• http://twitter.com/SauleWright Saule Wright

      I got two in the chamber, I actually wanted your permission to get in on that.

      • DuB

        Do your thing fam. I got another one coming myself.

  • King Jerm

    Today’s music fans get tired of sound so fast that it requires that you keep constantly feeding them. At some point your sound gets watered down from constantly have to produce more music. I blame the impatient fans of music today.

    • DuB

      You have to blame the artist for falling into that trap though.

  • Arkitekt

    Good write up dub. I’ve been trying to explain this to people for years. Not to be a Wayne hater but he was just spitting shit over banging beats back in the day. And everyone was loving it mainly because people never heard those original beats before. So when I see rappers like 2 Chainz getting so much hype (even being named man of the year by THe Source) for being on a hundred or so songs, it still feels a little cheap. I respect the man’s grind, but you always have to go with quality over quantity.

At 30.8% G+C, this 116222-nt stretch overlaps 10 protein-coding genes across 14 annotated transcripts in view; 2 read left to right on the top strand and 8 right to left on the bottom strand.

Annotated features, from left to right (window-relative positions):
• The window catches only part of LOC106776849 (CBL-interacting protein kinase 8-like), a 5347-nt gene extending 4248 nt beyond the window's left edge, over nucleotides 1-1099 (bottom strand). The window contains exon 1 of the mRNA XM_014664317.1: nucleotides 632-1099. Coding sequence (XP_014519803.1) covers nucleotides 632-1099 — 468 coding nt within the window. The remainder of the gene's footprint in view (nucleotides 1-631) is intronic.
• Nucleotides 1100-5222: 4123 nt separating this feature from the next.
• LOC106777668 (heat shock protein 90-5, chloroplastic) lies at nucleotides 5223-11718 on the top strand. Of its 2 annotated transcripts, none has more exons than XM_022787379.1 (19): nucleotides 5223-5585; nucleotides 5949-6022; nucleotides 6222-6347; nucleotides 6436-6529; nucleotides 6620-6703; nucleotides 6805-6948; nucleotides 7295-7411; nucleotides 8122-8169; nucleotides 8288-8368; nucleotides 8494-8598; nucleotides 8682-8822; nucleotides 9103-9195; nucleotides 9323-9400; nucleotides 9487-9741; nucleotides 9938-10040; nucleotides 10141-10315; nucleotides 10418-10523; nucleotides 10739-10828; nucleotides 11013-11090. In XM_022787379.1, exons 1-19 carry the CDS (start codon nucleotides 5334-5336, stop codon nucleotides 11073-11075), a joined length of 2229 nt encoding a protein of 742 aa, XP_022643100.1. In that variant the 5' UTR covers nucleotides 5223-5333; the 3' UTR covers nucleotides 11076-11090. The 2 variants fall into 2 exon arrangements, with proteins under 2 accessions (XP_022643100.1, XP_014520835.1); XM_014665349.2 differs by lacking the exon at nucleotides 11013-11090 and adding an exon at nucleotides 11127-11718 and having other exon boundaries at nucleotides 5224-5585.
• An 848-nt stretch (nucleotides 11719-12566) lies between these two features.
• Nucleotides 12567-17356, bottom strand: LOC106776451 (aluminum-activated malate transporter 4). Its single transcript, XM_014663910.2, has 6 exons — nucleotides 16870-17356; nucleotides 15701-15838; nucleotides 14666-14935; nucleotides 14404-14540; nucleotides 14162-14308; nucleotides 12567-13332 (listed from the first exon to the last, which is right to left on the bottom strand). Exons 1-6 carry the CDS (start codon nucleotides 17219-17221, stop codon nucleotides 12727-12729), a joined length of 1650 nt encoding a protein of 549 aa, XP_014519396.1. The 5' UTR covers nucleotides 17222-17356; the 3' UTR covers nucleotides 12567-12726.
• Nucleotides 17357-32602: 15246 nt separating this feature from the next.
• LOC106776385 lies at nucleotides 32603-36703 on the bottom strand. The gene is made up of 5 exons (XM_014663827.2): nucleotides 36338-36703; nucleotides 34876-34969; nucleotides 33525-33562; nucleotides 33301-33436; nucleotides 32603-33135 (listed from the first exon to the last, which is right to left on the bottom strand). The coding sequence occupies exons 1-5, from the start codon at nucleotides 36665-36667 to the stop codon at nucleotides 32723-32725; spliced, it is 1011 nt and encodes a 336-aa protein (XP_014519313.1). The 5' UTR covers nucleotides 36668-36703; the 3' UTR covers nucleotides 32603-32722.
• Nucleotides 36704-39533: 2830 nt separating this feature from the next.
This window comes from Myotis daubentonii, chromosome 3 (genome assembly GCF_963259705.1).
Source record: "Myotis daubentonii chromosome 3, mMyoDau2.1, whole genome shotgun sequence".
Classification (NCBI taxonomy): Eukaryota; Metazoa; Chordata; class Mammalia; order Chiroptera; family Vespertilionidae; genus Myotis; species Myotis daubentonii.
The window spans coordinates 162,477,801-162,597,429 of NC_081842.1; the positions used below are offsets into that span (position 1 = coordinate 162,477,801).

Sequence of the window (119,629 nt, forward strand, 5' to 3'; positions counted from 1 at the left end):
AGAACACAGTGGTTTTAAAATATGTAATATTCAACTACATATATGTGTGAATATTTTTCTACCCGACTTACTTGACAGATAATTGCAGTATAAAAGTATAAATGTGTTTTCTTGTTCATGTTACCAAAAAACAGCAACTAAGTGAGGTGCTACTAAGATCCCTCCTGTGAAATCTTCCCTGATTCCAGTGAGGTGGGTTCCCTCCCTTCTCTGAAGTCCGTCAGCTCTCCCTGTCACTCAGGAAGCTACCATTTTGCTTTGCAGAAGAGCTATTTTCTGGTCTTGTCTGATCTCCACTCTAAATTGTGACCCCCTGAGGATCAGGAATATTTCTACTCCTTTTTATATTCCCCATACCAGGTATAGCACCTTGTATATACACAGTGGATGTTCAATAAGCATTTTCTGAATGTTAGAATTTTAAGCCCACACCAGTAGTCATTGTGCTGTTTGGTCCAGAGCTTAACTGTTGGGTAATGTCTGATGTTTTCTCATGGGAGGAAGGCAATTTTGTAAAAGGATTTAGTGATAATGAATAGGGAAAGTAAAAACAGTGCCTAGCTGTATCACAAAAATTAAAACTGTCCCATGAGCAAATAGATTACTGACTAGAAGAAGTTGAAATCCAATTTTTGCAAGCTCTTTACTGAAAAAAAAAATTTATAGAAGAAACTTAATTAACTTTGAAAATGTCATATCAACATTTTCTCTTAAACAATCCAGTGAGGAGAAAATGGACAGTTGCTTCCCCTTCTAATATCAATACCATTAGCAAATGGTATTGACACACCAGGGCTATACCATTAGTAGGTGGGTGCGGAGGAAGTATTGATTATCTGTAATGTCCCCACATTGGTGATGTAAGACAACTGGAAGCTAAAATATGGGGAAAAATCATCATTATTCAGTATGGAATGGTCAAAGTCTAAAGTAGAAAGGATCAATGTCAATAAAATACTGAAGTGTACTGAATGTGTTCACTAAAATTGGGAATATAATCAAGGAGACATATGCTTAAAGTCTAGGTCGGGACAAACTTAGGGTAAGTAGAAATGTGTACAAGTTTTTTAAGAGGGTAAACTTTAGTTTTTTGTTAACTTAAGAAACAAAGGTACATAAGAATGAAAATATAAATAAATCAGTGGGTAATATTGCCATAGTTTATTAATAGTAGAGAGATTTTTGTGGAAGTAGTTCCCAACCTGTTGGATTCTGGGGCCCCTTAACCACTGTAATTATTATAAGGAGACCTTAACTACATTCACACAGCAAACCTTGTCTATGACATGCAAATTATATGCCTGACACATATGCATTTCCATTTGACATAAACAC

…And rappers have definitely stepped up their mixtape game. You’re getting tapes nowadays that are basically free albums (brand new production, thought out concepts, tracks longer than 2 minutes).

  • P-Body

    I actually thought Tha Carter 1 was classic also. All I can say is that Napster started this shit which I’m grateful for but at same time it is sad. Even I constantly search for new music or something rare because I get bored with music so quick. I don’t think that will ever change now and it’ll probably get worse since we demand more.